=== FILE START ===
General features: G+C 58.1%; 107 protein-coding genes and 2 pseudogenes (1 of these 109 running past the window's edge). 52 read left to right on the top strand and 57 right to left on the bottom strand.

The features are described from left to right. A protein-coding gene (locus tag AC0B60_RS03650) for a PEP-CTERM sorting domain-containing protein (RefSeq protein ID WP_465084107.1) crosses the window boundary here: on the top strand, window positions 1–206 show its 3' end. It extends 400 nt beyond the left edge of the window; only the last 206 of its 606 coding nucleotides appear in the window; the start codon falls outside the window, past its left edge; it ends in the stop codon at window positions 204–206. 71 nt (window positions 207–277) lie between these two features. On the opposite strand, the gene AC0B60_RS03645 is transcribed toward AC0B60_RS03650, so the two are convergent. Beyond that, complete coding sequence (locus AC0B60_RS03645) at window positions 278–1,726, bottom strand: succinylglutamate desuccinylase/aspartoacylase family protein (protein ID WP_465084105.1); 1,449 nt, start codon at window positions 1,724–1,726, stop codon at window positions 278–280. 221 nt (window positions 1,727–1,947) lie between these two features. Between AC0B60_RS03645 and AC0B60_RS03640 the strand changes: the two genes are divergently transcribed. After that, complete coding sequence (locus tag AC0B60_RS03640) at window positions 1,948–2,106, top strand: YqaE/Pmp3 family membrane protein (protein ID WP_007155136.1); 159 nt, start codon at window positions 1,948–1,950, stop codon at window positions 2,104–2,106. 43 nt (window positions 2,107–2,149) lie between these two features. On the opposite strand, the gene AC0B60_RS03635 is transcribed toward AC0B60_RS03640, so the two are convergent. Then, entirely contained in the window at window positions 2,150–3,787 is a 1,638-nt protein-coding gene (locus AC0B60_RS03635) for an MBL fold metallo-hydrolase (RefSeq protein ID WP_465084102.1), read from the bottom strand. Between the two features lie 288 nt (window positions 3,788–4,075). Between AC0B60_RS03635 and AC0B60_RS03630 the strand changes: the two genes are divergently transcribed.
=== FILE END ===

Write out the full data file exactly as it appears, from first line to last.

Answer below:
General features: G+C 58.1%; 107 protein-coding genes and 2 pseudogenes (1 of these 109 running past the window's edge). 52 read left to right on the top strand and 57 right to left on the bottom strand.

The features are described from left to right. A protein-coding gene (locus tag AC0B60_RS03650) for a PEP-CTERM sorting domain-containing protein (RefSeq protein ID WP_465084107.1) crosses the window boundary here: on the top strand, window positions 1–206 show its 3' end. It extends 400 nt beyond the left edge of the window; only the last 206 of its 606 coding nucleotides appear in the window; the start codon falls outside the window, past its left edge; it ends in the stop codon at window positions 204–206. 71 nt (window positions 207–277) lie between these two features. On the opposite strand, the gene AC0B60_RS03645 is transcribed toward AC0B60_RS03650, so the two are convergent. Beyond that, complete coding sequence (locus AC0B60_RS03645) at window positions 278–1,726, bottom strand: succinylglutamate desuccinylase/aspartoacylase family protein (protein ID WP_465084105.1); 1,449 nt, start codon at window positions 1,724–1,726, stop codon at window positions 278–280. 221 nt (window positions 1,727–1,947) lie between these two features. Between AC0B60_RS03645 and AC0B60_RS03640 the strand changes: the two genes are divergently transcribed. After that, complete coding sequence (locus tag AC0B60_RS03640) at window positions 1,948–2,106, top strand: YqaE/Pmp3 family membrane protein (protein ID WP_007155136.1); 159 nt, start codon at window positions 1,948–1,950, stop codon at window positions 2,104–2,106. 43 nt (window positions 2,107–2,149) lie between these two features. On the opposite strand, the gene AC0B60_RS03635 is transcribed toward AC0B60_RS03640, so the two are convergent. Then, entirely contained in the window at window positions 2,150–3,787 is a 1,638-nt protein-coding gene (locus AC0B60_RS03635) for an MBL fold metallo-hydrolase (RefSeq protein ID WP_465084102.1), read from the bottom strand. Between the two features lie 288 nt (window positions 3,788–4,075). Between AC0B60_RS03635 and AC0B60_RS03630 the strand changes: the two genes are divergently transcribed.